Marc Riboud (1923 - 2016)
Marc Riboud was onf the the Twentieth Century’s leading photographers, particularly in the field of documentary photography. His images have been published in Life, National Geographic, Paris Match and Stern.
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Marc Riboud was born in Lyon, France, on 24 June 1923. He took his first photographs at the age of 14, using his father’s Vest Pocket Kodak camera. Active in the French Resistance during the Second World War, he then took a degree in engineering at L’Ecole Centrale de Lyon before going on to work in a factory in Villeurbanne. After a week’s holiday, which was spent photographing a festival in Lyon, he decided not to return to his job at the factory and focussed instead on his photographic work.
The following year he moved to Paris, where he met Henri Cartier-Bresson and Robert Capa, who invited him to join Magnum Photos. While living in Paris, he took one of his early iconic photographs of a man posing while painting the Eiffel Tower, which was published in LIFE magazine in 1953.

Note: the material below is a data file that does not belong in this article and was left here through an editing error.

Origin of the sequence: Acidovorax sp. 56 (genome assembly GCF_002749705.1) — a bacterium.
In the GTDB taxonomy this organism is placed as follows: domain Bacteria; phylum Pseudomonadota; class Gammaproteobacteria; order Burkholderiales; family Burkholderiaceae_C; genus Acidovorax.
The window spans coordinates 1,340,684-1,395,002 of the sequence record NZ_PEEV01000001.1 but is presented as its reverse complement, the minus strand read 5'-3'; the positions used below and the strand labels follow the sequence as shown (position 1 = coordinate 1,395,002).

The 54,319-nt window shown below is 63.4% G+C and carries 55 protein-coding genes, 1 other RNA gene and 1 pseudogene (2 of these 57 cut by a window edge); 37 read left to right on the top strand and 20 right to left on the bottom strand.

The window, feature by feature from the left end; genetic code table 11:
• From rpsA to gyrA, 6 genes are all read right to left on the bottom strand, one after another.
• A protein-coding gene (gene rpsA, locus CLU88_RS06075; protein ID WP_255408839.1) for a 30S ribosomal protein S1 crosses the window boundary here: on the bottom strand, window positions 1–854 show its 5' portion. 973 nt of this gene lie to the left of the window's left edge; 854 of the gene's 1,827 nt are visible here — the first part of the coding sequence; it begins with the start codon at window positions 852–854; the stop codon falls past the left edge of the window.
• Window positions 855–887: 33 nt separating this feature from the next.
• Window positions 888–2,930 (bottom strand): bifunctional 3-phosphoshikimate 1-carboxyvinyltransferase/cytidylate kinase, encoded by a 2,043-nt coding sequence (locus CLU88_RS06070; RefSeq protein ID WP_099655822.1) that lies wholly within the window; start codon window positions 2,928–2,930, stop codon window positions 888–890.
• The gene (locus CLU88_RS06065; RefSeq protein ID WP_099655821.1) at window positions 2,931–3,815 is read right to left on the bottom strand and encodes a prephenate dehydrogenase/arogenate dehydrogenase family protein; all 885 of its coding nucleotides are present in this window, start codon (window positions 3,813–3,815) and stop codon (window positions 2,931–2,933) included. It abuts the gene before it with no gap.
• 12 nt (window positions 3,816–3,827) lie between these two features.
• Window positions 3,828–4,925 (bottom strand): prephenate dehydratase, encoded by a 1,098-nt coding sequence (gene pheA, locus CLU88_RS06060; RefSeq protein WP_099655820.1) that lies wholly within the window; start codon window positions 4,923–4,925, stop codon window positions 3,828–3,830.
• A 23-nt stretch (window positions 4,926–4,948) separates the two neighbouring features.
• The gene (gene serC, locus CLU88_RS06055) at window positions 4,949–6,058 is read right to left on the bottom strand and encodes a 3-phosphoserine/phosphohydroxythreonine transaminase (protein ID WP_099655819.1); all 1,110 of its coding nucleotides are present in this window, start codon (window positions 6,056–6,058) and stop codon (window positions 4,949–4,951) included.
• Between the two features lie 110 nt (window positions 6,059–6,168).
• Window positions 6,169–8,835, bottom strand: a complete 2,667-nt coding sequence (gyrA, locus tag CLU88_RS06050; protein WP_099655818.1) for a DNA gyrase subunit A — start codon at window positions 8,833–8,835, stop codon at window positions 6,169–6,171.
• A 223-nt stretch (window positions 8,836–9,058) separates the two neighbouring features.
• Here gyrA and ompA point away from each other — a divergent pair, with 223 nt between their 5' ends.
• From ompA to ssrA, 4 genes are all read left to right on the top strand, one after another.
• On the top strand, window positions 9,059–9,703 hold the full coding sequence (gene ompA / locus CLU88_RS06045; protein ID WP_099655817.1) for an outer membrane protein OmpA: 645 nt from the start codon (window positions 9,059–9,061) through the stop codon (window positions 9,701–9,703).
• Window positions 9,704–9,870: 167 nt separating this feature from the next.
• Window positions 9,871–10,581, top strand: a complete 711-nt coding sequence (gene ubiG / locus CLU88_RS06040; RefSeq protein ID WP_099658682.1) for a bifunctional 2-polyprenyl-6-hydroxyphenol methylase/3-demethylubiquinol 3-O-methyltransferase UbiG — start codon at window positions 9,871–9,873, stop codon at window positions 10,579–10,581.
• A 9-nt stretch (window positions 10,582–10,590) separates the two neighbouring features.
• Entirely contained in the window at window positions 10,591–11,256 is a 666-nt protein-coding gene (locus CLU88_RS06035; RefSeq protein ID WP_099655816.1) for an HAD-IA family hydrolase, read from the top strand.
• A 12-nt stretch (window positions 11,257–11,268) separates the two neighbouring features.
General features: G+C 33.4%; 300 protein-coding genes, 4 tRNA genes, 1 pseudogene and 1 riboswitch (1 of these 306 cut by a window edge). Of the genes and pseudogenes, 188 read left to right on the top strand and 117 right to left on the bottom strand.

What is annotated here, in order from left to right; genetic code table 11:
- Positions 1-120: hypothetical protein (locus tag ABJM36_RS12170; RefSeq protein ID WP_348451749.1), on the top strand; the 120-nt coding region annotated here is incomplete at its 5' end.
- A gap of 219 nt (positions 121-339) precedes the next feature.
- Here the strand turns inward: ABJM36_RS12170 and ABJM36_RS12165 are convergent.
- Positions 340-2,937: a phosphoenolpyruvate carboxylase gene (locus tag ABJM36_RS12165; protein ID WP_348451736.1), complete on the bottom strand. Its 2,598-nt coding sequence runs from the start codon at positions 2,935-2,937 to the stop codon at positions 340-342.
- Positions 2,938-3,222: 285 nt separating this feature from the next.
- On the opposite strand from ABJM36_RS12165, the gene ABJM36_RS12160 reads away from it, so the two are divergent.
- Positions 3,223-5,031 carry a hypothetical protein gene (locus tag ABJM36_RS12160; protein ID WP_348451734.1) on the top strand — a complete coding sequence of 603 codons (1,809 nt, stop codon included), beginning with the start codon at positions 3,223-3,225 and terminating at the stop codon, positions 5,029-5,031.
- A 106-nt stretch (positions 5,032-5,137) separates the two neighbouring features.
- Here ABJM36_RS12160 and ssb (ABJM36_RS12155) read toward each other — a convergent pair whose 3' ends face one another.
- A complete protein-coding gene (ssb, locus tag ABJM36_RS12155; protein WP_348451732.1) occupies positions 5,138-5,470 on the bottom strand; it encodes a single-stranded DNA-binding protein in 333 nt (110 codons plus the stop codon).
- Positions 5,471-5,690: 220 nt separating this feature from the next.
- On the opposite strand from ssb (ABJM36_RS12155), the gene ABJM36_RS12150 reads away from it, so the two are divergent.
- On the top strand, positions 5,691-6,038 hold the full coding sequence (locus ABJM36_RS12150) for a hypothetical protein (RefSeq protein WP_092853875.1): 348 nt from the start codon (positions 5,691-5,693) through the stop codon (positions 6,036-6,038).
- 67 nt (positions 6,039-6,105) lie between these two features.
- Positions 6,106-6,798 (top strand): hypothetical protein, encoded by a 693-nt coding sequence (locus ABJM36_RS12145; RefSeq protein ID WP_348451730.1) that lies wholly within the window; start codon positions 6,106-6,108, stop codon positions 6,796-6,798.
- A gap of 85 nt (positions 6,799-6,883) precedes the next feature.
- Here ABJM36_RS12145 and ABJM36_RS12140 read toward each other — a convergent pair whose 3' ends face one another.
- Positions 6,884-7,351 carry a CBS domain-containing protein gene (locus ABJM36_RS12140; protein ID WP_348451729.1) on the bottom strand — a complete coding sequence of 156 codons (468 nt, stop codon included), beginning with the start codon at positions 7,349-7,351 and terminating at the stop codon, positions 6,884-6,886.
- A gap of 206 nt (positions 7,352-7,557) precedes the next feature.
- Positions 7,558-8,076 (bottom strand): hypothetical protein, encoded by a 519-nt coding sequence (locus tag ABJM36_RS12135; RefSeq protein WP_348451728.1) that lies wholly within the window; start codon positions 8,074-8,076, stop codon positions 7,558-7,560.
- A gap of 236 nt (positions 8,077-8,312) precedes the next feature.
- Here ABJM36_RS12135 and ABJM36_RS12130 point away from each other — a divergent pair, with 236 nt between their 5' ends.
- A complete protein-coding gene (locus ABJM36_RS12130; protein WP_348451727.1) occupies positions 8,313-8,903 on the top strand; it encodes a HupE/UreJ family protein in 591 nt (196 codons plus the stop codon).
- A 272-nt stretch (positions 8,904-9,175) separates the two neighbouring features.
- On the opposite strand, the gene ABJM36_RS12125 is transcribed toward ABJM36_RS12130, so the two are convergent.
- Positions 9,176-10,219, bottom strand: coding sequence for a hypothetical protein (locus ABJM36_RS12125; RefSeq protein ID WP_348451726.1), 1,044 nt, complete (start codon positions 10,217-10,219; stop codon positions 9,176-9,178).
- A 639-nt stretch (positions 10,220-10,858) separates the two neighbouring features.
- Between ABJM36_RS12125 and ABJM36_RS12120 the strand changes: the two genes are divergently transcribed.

In 1955 Riboud travelled to India. He spent the following 10 years travelling around Asia, documenting the life and culture of each country he visited including China, Cambodia and Japan.
The Vietnam War provided him with a new focus and he made three trips to the country, the first during 1968, during which he photographed the effects of the war in both the North and the South. He also photographed the reaction to the war in America, his photograph of a young girl confronting police in Washington has become one of the most famous images in the history of photography. In 1976 he became president of Magnum Photos, a position he held for three years before leaving the organisation and continuing his travels in Europe.
Riboud’s photographs are held in permanent collections including the Museum of Modern Art, New York, and the Victoria and Albert museum, London.